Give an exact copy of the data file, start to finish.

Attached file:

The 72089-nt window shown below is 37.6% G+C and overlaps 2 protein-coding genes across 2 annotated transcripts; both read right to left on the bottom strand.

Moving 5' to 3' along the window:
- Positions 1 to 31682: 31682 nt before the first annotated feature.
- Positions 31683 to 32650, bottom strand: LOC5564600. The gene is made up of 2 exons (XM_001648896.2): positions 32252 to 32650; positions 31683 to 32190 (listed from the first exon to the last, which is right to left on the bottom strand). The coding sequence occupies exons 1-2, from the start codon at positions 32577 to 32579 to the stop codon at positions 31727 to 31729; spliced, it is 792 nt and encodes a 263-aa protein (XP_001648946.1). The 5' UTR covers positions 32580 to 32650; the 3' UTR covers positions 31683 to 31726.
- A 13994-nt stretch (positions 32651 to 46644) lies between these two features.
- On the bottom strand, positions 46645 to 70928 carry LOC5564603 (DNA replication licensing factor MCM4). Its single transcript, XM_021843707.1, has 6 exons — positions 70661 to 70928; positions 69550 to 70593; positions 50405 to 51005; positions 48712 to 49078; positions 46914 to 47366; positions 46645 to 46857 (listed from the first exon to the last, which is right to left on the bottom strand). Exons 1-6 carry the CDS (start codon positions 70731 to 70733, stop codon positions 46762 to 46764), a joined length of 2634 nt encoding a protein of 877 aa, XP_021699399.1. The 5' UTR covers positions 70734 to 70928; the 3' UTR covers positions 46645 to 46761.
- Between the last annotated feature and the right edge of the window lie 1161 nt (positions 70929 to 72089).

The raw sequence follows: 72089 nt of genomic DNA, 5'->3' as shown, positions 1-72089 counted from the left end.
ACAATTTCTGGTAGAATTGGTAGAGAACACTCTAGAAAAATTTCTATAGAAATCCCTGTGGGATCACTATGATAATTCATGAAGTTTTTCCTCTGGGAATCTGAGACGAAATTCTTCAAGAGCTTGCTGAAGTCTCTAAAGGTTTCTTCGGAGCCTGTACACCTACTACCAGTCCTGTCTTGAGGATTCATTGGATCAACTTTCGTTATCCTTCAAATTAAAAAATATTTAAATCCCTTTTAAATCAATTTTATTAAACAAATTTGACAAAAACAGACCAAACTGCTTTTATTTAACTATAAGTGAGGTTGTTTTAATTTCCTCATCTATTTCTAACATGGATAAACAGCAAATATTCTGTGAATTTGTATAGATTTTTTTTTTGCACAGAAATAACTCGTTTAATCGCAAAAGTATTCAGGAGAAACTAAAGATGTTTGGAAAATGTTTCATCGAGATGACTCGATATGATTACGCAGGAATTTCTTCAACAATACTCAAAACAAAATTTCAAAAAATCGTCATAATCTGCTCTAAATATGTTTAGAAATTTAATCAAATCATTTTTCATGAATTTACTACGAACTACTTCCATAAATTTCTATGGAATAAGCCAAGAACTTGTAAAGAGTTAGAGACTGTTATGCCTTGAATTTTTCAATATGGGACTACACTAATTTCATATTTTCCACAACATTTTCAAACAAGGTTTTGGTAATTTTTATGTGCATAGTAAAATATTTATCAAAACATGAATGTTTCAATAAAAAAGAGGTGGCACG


The 72089-nt window shown below is 37.6% G+C and overlaps 2 protein-coding genes across 2 annotated transcripts; both read right to left on the bottom strand.

Moving 5' to 3' along the window:
- Positions 1 to 31682: 31682 nt before the first annotated feature.
- Positions 31683 to 32650, bottom strand: LOC5564600. The gene is made up of 2 exons (XM_001648896.2): positions 32252 to 32650; positions 31683 to 32190 (listed from the first exon to the last, which is right to left on the bottom strand). The coding sequence occupies exons 1-2, from the start codon at positions 32577 to 32579 to the stop codon at positions 31727 to 31729; spliced, it is 792 nt and encodes a 263-aa protein (XP_001648946.1). The 5' UTR covers positions 32580 to 32650; the 3' UTR covers positions 31683 to 31726.
- A 13994-nt stretch (positions 32651 to 46644) lies between these two features.
- On the bottom strand, positions 46645 to 70928 carry LOC5564603 (DNA replication licensing factor MCM4). Its single transcript, XM_021843707.1, has 6 exons — positions 70661 to 70928; positions 69550 to 70593; positions 50405 to 51005; positions 48712 to 49078; positions 46914 to 47366; positions 46645 to 46857 (listed from the first exon to the last, which is right to left on the bottom strand). Exons 1-6 carry the CDS (start codon positions 70731 to 70733, stop codon positions 46762 to 46764), a joined length of 2634 nt encoding a protein of 877 aa, XP_021699399.1. The 5' UTR covers positions 70734 to 70928; the 3' UTR covers positions 46645 to 46761.
- Between the last annotated feature and the right edge of the window lie 1161 nt (positions 70929 to 72089).

The raw sequence follows: 72089 nt of genomic DNA, 5'->3' as shown, positions 1-72089 counted from the left end.
ACAATTTCTGGTAGAATTGGTAGAGAACACTCTAGAAAAATTTCTATAGAAATCCCTGTGGGATCACTATGATAATTCATGAAGTTTTTCCTCTGGGAATCTGAGACGAAATTCTTCAAGAGCTTGCTGAAGTCTCTAAAGGTTTCTTCGGAGCCTGTACACCTACTACCAGTCCTGTCTTGAGGATTCATTGGATCAACTTTCGTTATCCTTCAAATTAAAAAATATTTAAATCCCTTTTAAATCAATTTTATTAAACAAATTTGACAAAAACAGACCAAACTGCTTTTATTTAACTATAAGTGAGGTTGTTTTAATTTCCTCATCTATTTCTAACATGGATAAACAGCAAATATTCTGTGAATTTGTATAGATTTTTTTTTTGCACAGAAATAACTCGTTTAATCGCAAAAGTATTCAGGAGAAACTAAAGATGTTTGGAAAATGTTTCATCGAGATGACTCGATATGATTACGCAGGAATTTCTTCAACAATACTCAAAACAAAATTTCAAAAAATCGTCATAATCTGCTCTAAATATGTTTAGAAATTTAATCAAATCATTTTTCATGAATTTACTACGAACTACTTCCATAAATTTCTATGGAATAAGCCAAGAACTTGTAAAGAGTTAGAGACTGTTATGCCTTGAATTTTTCAATATGGGACTACACTAATTTCATATTTTCCACAACATTTTCAAACAAGGTTTTGGTAATTTTTATGTGCATAGTAAAATATTTATCAAAACATGAATGTTTCAATAAAAAAGAGGTGGCACG